Essential cycling skills for beginners: how to setup your bike and the key skills to master

Plus information on adult cycling lessons and where to find them

Beginner's cycling skills for adults.

If you’re an adult who hasn’t cycled in a long time – or never learned in the first place – there are a number of key skills you should learn and practise before you hit the road.

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In this guide, we’ll go over the beginner’s cycling skills you need to know, including setting your saddle height, safety checking your bike and key riding skills such as getting going, braking and signalling.

We’ll also discuss adult cycling lessons and where to find them in your local area.

Use the links below to jump to the section you need. And, if you’re looking for more information, check out our top 25 tips on cycling for beginners.

Bike setup basics

Let’s start by running through the basics of how to setup your bike.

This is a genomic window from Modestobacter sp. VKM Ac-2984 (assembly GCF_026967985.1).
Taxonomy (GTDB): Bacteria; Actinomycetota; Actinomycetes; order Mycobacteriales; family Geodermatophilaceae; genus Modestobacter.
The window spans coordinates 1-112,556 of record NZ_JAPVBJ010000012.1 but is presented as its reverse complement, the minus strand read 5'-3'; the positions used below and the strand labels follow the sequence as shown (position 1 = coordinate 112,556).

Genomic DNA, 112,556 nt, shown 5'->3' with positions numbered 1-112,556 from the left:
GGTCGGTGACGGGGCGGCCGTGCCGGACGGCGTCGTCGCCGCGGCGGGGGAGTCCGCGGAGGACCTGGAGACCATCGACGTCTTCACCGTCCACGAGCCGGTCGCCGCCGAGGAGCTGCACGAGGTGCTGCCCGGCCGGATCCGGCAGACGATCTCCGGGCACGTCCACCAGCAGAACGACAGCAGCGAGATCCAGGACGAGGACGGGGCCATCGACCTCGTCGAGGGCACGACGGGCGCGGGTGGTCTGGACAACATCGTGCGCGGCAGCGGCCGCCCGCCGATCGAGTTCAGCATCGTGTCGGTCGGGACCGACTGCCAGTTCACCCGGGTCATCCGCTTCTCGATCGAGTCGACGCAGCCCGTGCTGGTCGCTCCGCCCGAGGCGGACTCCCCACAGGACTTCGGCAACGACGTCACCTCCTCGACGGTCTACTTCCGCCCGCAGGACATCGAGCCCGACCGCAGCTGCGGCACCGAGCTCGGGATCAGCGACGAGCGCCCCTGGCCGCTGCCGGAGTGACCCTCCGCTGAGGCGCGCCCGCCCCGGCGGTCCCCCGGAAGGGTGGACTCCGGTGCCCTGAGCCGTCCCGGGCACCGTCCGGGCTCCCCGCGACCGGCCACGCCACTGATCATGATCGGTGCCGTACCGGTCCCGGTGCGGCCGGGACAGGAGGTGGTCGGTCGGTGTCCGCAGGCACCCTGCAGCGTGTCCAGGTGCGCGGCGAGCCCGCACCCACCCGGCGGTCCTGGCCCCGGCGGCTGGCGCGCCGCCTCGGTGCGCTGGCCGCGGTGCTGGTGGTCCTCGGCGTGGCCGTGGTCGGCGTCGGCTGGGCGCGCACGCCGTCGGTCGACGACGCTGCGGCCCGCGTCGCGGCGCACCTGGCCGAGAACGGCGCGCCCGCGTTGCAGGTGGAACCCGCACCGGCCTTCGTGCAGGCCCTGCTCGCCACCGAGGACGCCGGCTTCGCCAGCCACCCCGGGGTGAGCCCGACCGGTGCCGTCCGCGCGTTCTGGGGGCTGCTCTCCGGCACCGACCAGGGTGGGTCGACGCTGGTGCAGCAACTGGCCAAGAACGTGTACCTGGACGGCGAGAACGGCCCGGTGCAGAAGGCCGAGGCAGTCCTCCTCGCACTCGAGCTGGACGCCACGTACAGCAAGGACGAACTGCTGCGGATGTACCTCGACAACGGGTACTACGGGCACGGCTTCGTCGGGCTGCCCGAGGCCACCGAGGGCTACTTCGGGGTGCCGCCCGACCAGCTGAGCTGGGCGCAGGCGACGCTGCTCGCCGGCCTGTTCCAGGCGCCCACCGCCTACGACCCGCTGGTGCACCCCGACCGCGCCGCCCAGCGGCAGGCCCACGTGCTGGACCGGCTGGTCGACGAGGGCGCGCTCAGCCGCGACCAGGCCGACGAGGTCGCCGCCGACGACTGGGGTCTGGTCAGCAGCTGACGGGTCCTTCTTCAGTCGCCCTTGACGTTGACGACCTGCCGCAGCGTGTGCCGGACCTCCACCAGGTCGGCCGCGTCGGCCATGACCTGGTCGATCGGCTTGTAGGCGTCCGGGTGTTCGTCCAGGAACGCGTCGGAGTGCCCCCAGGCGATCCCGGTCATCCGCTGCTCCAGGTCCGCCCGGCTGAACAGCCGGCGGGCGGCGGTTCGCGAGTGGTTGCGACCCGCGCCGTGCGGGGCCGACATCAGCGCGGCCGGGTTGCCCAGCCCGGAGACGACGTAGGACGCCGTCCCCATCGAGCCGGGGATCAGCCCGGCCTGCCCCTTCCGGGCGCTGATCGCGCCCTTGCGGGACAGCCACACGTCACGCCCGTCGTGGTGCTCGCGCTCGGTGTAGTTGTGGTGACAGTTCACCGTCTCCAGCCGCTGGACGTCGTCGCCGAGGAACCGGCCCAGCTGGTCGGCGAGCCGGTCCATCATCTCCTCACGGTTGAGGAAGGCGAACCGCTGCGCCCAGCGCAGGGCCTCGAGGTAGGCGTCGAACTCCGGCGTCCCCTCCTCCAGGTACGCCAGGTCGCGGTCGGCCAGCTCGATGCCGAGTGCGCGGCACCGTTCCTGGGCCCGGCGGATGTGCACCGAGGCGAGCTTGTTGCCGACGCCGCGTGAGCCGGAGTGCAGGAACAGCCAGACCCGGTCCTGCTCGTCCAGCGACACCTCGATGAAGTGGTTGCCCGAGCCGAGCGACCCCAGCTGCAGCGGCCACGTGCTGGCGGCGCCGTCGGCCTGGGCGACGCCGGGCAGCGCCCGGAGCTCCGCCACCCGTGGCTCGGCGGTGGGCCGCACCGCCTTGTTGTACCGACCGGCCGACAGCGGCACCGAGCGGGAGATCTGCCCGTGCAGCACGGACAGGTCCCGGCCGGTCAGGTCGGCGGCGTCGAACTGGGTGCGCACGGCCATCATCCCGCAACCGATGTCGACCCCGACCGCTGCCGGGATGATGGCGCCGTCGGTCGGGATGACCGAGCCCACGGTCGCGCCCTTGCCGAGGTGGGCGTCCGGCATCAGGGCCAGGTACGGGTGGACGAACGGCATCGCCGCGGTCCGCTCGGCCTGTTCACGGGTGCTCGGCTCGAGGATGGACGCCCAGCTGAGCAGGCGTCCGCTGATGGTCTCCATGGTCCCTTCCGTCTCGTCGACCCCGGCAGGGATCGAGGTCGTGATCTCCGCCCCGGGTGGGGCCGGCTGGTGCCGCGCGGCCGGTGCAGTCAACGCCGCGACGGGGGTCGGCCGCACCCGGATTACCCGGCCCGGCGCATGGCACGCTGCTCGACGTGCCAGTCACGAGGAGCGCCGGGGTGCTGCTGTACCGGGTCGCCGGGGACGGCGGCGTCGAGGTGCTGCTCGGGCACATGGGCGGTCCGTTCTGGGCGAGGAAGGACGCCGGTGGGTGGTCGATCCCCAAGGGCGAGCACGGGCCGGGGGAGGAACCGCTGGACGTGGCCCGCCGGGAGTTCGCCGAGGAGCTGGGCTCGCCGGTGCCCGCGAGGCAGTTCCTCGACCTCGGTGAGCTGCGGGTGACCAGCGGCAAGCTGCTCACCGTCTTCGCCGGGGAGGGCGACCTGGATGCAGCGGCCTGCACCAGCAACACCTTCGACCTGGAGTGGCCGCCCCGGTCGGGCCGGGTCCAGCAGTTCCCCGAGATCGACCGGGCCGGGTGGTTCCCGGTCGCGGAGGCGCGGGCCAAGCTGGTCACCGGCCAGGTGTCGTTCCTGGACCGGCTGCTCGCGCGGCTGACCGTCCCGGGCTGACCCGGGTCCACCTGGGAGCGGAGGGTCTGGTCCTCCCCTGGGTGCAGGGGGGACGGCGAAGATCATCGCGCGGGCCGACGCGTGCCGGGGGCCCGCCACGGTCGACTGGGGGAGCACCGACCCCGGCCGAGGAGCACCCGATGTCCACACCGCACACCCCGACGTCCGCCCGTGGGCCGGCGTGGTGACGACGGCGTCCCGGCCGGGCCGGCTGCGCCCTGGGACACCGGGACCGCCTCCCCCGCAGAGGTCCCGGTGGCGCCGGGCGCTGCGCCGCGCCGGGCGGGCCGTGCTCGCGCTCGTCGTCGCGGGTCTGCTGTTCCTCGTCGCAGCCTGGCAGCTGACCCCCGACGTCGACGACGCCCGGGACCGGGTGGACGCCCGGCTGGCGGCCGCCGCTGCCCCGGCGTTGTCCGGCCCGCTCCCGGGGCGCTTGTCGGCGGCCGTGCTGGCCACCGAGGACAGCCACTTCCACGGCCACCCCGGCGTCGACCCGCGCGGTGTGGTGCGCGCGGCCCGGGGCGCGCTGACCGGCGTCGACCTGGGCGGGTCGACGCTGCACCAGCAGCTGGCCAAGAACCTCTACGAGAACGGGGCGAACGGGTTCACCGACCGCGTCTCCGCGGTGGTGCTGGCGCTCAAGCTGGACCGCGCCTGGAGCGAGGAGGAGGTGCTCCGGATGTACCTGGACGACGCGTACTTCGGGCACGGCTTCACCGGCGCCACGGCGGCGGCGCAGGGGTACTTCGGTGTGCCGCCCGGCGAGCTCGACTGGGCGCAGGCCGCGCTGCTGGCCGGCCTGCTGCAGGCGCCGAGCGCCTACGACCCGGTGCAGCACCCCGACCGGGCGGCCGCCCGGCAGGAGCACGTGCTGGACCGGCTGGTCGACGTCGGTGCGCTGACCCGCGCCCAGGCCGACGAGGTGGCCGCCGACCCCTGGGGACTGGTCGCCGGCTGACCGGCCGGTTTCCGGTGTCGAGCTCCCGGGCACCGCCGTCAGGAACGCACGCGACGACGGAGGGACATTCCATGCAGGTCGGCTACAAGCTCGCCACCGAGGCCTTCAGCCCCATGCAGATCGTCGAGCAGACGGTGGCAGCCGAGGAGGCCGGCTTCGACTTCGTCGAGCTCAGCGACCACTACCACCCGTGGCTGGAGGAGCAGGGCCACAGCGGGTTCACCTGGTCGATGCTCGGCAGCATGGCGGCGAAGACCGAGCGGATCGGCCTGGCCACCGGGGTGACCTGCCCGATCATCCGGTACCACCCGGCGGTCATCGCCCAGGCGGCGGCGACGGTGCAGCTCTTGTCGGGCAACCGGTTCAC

How to set your saddle height

A low saddle height might feel safe, but it will make your bike harder to ride.
Wayne Reid / Our Media

Getting your saddle height right is vital to ensuring your bike is comfortable, safe and easy to ride.

Most beginners will feel comfortable riding with a saddle height that is, in fact, too low for them. This is usually because allows them to sit across the bike with a foot flat on the floor, which feels safe.

This is fine if you’re just starting out and want to get used to riding a bike, but you will quickly find a low saddle height position becomes limiting and annoying.

A low saddle height, as pictured here, won’t allow you to stretch our your legs fully.
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A low saddle height makes it harder to pedal, particularly uphill, as your legs are unable to fully stretch out. This reduces your muscular efficiency. For some people, the sharper bend in the knee caused by a low saddle height can cause injury.